However, we strongly advise you to add your beneficiaries as soon as you can, particularly if you have no dependents. In this scenario the scheme provider has every right to pass those benefits on to whichever individual or entity they choose, which could make things hard for any surviving family members.

        And if you have no beneficiaries?

        Even if you currently have no family members or friends you want to nominate, it’s worth thinking about where you’d like your SIPP proceeds to go if you die before reaping the benefits, for example to a charity or cause you care about.

        Does a SIPP form part of your estate for inheritance tax purposes?

        No: under the broader pension rules SIPPs are exempt from inheritance tax (IHT) and do not form part of your taxable estate. This is only the case if they remain invested in the SIPP at the time of your death; in other words, untouched in your pension fund and not sitting in your bank account.

        If you have already made withdrawals from your SIPP — say, in the form of a 25% tax free lump sum — then the withdrawn amounts will be part of your estate and subject to IHT.

        What happens to any property held within your SIPP?

        Your beneficiaries will have several options: they could set up drawdown accounts and earn a percentage of the rental income being generated by the property, or they may be able to purchase the property from the SIPP and sell it on.

        In some cases, they may wish to remove it from the SIPP and own it personally, but this may not be tax efficient. Speak to an expert to discuss the best course of action in your circumstances.

        Does an inherited SIPP affect a beneficiary’s lifetime allowance?

        No, death benefits do not affect the recipient’s own lifetime allowance (LTA). Their LTA is only affected by the amount they have personally built up in their pension savings.

        However, there are some rare circumstances where they would have to pay a LTA tax charge on your behalf, specifically if you pass on a sum that is higher than your own LTA (currently £1,073,100).

        In this case the rates of tax would be:

        • 55% on a lump sum
        • 25% on any other type of payment such as annuities or money from a drawdown fund.

        Speak to a pension advisor who specialises in SIPPs

        Deciding what to do with your SIPP after death is an important part of your retirement planning and you’ll want to do all you can to secure the best financial outcome for your relatives if you die sooner than expected.

        Many people seek professional advice to help them make the right decisions before they nominate beneficiaries, and this is one area where the experienced pensions advisors we work with can help.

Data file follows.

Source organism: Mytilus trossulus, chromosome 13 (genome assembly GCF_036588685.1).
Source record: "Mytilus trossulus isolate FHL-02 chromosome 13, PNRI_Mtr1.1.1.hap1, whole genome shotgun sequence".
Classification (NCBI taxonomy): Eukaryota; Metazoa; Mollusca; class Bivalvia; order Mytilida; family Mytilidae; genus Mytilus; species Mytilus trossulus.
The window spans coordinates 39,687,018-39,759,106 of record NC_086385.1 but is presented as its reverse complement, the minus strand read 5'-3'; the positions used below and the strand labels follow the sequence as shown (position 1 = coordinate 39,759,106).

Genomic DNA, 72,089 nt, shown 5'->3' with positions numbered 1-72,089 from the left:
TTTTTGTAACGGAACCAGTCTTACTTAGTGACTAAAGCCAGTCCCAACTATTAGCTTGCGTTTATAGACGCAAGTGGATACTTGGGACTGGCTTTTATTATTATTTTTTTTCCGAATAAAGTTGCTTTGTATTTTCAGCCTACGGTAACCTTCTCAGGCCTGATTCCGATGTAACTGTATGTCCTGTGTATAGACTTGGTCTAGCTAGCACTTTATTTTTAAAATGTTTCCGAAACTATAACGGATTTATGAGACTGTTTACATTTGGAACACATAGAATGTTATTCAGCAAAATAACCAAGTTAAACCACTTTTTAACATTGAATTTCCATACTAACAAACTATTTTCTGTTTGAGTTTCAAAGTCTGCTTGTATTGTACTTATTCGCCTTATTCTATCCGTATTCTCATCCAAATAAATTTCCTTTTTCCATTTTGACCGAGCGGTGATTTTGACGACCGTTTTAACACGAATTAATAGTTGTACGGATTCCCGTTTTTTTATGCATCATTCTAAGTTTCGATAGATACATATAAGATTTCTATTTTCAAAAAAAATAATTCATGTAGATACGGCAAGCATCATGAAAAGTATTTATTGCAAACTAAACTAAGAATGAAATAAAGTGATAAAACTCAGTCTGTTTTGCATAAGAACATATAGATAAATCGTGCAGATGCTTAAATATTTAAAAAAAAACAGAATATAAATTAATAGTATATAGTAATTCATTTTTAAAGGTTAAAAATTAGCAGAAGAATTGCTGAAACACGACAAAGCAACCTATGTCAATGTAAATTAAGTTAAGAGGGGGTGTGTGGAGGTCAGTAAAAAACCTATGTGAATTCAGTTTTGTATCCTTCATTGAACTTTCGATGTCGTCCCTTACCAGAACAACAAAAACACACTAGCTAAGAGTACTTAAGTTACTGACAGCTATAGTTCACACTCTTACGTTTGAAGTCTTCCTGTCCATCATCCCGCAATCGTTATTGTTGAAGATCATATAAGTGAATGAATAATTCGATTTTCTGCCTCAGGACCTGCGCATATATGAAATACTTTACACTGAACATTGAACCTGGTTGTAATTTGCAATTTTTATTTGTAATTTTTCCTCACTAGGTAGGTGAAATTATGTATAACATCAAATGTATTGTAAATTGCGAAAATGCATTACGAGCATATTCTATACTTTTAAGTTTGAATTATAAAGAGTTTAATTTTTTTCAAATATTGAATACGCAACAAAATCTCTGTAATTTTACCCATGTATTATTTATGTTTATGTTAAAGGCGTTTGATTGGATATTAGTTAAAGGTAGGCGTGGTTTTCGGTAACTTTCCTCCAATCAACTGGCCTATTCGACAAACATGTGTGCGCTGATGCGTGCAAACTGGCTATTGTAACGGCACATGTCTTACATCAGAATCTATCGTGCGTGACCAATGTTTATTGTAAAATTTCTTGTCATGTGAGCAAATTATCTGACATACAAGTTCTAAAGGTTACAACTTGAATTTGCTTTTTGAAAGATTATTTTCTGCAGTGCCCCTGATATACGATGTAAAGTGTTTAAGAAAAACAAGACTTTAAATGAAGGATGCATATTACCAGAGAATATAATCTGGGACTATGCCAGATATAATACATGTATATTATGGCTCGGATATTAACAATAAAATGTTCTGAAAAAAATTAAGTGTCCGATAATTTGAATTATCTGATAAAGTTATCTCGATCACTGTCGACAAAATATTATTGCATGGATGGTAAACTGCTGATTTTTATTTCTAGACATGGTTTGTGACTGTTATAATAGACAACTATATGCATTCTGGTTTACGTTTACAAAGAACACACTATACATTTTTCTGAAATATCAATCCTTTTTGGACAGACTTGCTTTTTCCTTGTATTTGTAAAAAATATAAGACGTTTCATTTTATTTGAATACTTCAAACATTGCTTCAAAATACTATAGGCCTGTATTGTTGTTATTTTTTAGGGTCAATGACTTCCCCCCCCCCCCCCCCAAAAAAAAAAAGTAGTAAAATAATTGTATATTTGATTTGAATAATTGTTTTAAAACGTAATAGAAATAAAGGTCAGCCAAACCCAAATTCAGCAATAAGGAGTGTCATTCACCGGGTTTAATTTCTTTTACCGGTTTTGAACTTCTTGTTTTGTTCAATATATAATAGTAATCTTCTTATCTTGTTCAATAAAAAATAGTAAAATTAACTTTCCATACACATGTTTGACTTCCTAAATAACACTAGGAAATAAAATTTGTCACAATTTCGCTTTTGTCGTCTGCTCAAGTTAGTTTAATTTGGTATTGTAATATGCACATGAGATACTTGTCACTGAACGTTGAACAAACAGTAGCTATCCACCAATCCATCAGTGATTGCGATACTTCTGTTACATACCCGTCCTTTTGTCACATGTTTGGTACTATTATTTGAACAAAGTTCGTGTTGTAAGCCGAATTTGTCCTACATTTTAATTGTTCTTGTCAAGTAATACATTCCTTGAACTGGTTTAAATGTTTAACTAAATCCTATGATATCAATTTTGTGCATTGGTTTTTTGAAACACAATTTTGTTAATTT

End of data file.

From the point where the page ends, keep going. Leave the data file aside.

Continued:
To get matched with an expert for the right advice, call us today on 0808 189 0463 or make an enquiry here.

        Then sit back and let us do all the hard work in finding the ideal pensions advisor for your needs.

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        If a beneficiary dies while taking benefits from your SIPP, these will be cascaded down to anyone they have nominated in their own expression of wishes declaration. If there isn’t one in place, the scheme administrators get to choose where the remaining funds go.[JG1] [MW2]

        So, anyone receiving death benefits should name any potential future beneficiaries to ensure their wishes are carried out.

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        We can help! We know everyone's circumstances are different, that's why we work with brokers who are experts in pensions. Ask us a question and we'll get the best expert to help.

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        Tony Stevens

        Finance Expert

        About the author

        Tony has worked in a vastly diverse array of areas in the pensions industry for over 20 years. Tony regularly writes for trade press, usually on topical and pensions pieces as well as acting as a judge at prestigious national events.

        Tony is also a highly qualified Independent Financial Adviser in his own right. His mantra has always been “Hope for the best, but plan for the worst”, and believes that the biggest impact that an adviser can have on a client’s life journey is to take them on a journey from generally having little or no real idea of what their retirement will look like, to giving them the understanding of what their retirement looks like now, then helping them navigate a path to what they want their retirement to be.